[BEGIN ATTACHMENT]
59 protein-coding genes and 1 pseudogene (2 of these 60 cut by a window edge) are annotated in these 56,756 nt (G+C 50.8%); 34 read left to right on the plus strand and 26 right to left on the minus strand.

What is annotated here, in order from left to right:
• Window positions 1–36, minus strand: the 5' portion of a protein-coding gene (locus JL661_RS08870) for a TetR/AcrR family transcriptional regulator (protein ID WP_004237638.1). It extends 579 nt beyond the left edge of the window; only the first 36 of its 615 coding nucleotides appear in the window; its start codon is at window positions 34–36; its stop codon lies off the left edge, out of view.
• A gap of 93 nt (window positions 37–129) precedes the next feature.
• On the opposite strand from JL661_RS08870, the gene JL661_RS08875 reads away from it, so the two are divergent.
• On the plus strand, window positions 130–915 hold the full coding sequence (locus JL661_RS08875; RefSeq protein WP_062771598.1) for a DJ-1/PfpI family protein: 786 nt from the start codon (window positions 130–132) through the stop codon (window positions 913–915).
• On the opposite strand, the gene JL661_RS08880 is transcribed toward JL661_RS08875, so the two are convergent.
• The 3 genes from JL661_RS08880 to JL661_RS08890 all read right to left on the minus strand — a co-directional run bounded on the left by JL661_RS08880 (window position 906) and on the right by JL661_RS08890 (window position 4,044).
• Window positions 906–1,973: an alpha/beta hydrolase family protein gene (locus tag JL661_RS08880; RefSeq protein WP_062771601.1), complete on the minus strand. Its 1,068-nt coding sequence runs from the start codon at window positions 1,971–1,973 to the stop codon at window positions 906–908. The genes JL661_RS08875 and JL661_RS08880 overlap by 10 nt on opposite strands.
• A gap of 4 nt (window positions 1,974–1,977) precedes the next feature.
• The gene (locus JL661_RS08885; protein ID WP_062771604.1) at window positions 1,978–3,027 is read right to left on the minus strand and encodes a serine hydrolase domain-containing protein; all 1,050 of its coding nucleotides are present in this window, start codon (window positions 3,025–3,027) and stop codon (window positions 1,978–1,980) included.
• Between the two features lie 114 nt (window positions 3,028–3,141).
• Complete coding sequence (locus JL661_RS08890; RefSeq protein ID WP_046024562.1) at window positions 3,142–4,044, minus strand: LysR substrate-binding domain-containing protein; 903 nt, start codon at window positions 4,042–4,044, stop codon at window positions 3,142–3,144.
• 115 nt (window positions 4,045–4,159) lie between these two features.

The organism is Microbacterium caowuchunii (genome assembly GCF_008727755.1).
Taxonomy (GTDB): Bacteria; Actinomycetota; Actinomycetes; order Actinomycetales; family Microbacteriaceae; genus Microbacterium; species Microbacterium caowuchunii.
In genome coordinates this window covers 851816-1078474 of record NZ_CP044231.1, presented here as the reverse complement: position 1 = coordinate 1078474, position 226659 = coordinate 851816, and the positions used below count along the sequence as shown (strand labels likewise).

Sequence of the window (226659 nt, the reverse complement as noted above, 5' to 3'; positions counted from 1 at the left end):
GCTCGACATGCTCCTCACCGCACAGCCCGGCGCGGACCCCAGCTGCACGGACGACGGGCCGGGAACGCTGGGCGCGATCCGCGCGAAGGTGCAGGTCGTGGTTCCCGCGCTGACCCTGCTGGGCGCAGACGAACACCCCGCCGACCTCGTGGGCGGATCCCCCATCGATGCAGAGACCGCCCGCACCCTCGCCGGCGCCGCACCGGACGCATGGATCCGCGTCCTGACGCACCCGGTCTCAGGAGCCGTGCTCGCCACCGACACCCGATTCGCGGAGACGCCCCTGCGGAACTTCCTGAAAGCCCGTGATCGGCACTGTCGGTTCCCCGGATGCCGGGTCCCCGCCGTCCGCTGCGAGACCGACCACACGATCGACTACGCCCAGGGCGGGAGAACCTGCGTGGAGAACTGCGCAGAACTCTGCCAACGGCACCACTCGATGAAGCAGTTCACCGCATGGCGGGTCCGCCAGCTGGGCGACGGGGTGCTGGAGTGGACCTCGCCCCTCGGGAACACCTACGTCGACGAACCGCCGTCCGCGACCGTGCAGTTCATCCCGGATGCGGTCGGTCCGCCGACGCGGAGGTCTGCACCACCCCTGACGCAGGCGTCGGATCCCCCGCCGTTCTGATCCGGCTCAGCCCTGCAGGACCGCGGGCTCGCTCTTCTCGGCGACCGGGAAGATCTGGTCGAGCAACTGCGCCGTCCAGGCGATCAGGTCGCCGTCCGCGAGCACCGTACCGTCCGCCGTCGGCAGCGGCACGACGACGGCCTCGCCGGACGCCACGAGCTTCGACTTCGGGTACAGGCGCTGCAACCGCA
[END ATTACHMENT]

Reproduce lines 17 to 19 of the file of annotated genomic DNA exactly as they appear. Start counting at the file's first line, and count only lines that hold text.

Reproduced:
In genome coordinates this window covers 851816-1078474 of record NZ_CP044231.1, presented here as the reverse complement: position 1 = coordinate 1078474, position 226659 = coordinate 851816, and the positions used below count along the sequence as shown (strand labels likewise).

Sequence of the window (226659 nt, the reverse complement as noted above, 5' to 3'; positions counted from 1 at the left end):
GCTCGACATGCTCCTCACCGCACAGCCCGGCGCGGACCCCAGCTGCACGGACGACGGGCCGGGAACGCTGGGCGCGATCCGCGCGAAGGTGCAGGTCGTGGTTCCCGCGCTGACCCTGCTGGGCGCAGACGAACACCCCGCCGACCTCGTGGGCGGATCCCCCATCGATGCAGAGACCGCCCGCACCCTCGCCGGCGCCGCACCGGACGCATGGATCCGCGTCCTGACGCACCCGGTCTCAGGAGCCGTGCTCGCCACCGACACCCGATTCGCGGAGACGCCCCTGCGGAACTTCCTGAAAGCCCGTGATCGGCACTGTCGGTTCCCCGGATGCCGGGTCCCCGCCGTCCGCTGCGAGACCGACCACACGATCGACTACGCCCAGGGCGGGAGAACCTGCGTGGAGAACTGCGCAGAACTCTGCCAACGGCACCACTCGATGAAGCAGTTCACCGCATGGCGGGTCCGCCAGCTGGGCGACGGGGTGCTGGAGTGGACCTCGCCCCTCGGGAACACCTACGTCGACGAACCGCCGTCCGCGACCGTGCAGTTCATCCCGGATGCGGTCGGTCCGCCGACGCGGAGGTCTGCACCACCCCTGACGCAGGCGTCGGATCCCCCGCCGTTCTGATCCGGCTCAGCCCTGCAGGACCGCGGGCTCGCTCTTCTCGGCGACCGGGAAGATCTGGTCGAGCAACTGCGCCGTCCAGGCGATCAGGTCGCCGTCCGCGAGCACCGTACCGTCCGCCGTCGGCAGCGGCACGACGACGGCCTCGCCGGACGCCACGAGCTTCGACTTCGGGTACAGGCGCTGCAACCGCA